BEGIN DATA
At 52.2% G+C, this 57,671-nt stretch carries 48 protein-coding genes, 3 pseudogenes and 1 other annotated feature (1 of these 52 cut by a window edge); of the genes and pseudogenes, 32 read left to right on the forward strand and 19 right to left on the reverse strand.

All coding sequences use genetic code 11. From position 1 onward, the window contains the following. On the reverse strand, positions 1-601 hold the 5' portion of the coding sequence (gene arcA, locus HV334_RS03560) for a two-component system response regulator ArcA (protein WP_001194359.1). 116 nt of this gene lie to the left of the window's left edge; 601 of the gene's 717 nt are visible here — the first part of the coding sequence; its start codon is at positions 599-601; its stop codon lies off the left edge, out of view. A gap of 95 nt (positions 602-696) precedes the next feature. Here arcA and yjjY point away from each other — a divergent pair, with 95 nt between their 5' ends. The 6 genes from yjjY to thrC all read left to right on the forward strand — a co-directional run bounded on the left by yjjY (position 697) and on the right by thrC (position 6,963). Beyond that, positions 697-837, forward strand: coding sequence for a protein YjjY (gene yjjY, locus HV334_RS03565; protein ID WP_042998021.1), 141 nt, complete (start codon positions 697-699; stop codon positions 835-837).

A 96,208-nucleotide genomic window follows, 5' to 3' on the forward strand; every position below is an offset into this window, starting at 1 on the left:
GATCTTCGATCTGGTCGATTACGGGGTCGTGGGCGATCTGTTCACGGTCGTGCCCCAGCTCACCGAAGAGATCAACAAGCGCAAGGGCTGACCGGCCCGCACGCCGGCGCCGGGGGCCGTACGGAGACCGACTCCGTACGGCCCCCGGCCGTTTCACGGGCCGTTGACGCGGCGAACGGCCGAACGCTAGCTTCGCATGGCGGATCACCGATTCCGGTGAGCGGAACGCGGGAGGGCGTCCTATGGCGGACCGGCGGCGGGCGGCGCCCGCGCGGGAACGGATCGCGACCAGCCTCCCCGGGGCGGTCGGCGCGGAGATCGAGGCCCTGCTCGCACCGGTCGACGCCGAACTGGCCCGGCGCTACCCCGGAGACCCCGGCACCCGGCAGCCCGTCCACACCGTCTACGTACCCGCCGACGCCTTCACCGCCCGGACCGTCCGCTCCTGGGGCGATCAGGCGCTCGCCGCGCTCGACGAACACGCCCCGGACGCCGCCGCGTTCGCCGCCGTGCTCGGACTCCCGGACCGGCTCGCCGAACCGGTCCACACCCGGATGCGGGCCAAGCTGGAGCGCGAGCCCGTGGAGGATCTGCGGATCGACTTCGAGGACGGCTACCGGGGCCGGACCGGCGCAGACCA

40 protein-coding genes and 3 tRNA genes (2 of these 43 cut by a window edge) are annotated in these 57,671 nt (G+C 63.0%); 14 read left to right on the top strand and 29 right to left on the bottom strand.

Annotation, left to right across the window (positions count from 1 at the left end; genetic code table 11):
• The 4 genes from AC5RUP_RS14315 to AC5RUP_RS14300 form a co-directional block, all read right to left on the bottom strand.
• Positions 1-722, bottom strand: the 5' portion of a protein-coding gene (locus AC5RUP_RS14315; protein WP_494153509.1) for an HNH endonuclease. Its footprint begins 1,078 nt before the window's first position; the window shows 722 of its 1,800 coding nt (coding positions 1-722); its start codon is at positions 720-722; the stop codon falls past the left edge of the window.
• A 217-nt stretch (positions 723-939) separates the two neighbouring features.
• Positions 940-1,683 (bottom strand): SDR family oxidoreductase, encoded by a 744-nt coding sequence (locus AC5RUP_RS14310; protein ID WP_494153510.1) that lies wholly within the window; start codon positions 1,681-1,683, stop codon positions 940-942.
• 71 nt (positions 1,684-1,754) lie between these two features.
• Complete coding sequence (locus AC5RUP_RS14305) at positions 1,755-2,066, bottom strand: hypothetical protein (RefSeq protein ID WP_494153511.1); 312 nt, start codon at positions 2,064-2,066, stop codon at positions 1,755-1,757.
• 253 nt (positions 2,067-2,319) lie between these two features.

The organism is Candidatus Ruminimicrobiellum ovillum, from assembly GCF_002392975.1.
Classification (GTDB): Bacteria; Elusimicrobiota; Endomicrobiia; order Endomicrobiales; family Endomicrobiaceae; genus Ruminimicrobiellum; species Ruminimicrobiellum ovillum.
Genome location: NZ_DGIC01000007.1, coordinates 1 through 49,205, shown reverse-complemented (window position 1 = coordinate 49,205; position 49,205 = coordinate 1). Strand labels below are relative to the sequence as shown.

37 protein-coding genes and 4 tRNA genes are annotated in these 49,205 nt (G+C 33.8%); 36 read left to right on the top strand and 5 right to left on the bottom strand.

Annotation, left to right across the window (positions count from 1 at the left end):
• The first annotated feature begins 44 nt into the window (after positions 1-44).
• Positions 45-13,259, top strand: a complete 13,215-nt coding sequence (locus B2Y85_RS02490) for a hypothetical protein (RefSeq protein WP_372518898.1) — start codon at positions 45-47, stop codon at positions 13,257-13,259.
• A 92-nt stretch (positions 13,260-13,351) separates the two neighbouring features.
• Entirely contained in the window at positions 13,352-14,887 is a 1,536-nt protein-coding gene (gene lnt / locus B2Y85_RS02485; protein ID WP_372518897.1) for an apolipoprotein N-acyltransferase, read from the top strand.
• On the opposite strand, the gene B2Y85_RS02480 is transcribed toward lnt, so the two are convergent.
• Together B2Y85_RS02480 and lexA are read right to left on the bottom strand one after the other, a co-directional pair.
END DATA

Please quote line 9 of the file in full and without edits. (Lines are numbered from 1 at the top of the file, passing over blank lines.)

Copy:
• A 217-nt stretch (positions 723-939) separates the two neighbouring features.